Ad blocking has been a big trending topic, at times scaring advertisers and publishers alike. But it turns out that people don’t want ads, but they also don’t want to pay for content. Meanwhile, publishers are working to serve up ads in the right place at the right time for a better overall experience.[bctt tweet=”Consumers don’t want ads, but they also don’t want to pay for content. ” username=”tune”]
Enter publishing monolith Facebook, which announced earlier this week that it was taking a hard-line stance on the issue. No longer will users have a choice on whether they can block ads on desktop or not. And the world of media (or at least advertising) lost its mind.
“Bad ads are disruptive and a waste of our time,” the social media giant said in a statement. It went on to say that, to “help with this problem,” it is expanding tools we give people to control their advertising experience and updating its written policy regarding ad blocking on Facebook.
“Facebook’s move is set to add to a furious debate about the ethics of ad blocking,” The New York Times said in its coverage of the announcement. “On one hand, many digital ads are a nuisance — they slow loading times of web pages and detract from the online experience. Yet the ads also serve as the business foundation for many digital publishers to provide content to readers.”
Facebook’s blocking ad blockers may irk consumers, but TUNE Mobile Economist John Koetsier says it makes sense.
“Facebook is doing something very, very fair,” Koetsier said. “The company is providing a service for free, and they’re asking for a bit of your attention in return. In addition, Facebook is saying: We’ll let you customize the ad experience. What our research has shown is that people actually don’t mind ads, as long they’re relevant and timely, and they’re completely unwilling to pay for services that are currently paid for by advertising. Put those two together, along with a commitment to eliminating annoying, misleading, or even dangerous advertising, and you’ve got a win-win-win between people, publishers, and marketers.”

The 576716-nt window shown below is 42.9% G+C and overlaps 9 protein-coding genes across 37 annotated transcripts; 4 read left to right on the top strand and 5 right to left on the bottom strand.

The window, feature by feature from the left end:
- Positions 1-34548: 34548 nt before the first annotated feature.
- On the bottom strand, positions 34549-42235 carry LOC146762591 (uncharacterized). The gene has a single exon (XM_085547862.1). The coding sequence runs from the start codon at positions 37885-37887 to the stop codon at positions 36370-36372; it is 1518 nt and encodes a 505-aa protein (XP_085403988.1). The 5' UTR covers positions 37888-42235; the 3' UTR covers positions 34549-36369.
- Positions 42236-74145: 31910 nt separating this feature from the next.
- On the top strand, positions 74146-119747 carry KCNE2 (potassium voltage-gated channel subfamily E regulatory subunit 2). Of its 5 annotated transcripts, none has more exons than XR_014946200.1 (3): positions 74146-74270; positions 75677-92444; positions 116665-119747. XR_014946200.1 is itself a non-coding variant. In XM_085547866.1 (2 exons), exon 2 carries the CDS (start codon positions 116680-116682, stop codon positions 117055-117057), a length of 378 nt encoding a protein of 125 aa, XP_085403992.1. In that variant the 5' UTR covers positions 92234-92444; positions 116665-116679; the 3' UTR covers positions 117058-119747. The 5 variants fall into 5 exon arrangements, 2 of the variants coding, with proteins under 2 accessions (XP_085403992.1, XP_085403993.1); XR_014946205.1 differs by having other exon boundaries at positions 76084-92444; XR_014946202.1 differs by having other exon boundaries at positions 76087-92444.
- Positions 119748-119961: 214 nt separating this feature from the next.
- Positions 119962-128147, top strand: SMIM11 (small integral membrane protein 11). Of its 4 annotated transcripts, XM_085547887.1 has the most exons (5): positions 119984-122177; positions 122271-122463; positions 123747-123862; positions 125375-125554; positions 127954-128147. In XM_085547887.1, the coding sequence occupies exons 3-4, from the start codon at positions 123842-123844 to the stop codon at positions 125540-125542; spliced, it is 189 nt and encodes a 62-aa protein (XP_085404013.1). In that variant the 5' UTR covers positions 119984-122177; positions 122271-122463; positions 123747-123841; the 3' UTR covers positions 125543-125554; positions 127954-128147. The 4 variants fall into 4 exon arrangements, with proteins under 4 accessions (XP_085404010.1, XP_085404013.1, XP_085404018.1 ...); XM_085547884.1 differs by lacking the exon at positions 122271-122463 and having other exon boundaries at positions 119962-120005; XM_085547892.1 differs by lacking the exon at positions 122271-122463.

The risk for Facebook blocking ad blockers
As big as the social network giant is, the move to disable ad blockers doesn’t come without risks. The New York Times said, “the effort is risky for the company, which prides itself on delivering the best user experience, because it could alienate some people for whom ad blocking is an ideological stance on how they wish to gain access to the internet.”[bctt tweet=”Facebook will look at cues in digital ad blockers that show whether content is an ad.” username=”tune”]
To work around the ad blockers, Facebook will look at cues in digital ad blockers that show whether content is an ad. According to the New York Times, “Facebook’s desktop site-wide changes will then make ad content indistinguishable from non-advertising content. For blockers to get around these changes, Facebook said they would have to begin analyzing the content of the ads themselves, a costly and laborious process.”
TUNE’s research shows that the download of ad blocking apps and browsers is growing. This move by Facebook is a sign to publishers to not fear the ad blocker. The publisher who have the users’ experience top of mind will be more transparent with their audience in terms of blocking ad blockers. This is the method publishers should strive to follow and the kind of publishers marketers want to work with.
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Becky is the Senior Content Marketing Manager at TUNE. Before TUNE, she led a variety of marketing and communications projects at San Francisco startups. Becky received her bachelor's degree in English from Wake Forest University. After living nearly a decade in San Francisco and Seattle, she has returned to her home of Charleston, SC, where you can find her enjoying the sun and salt water with her family.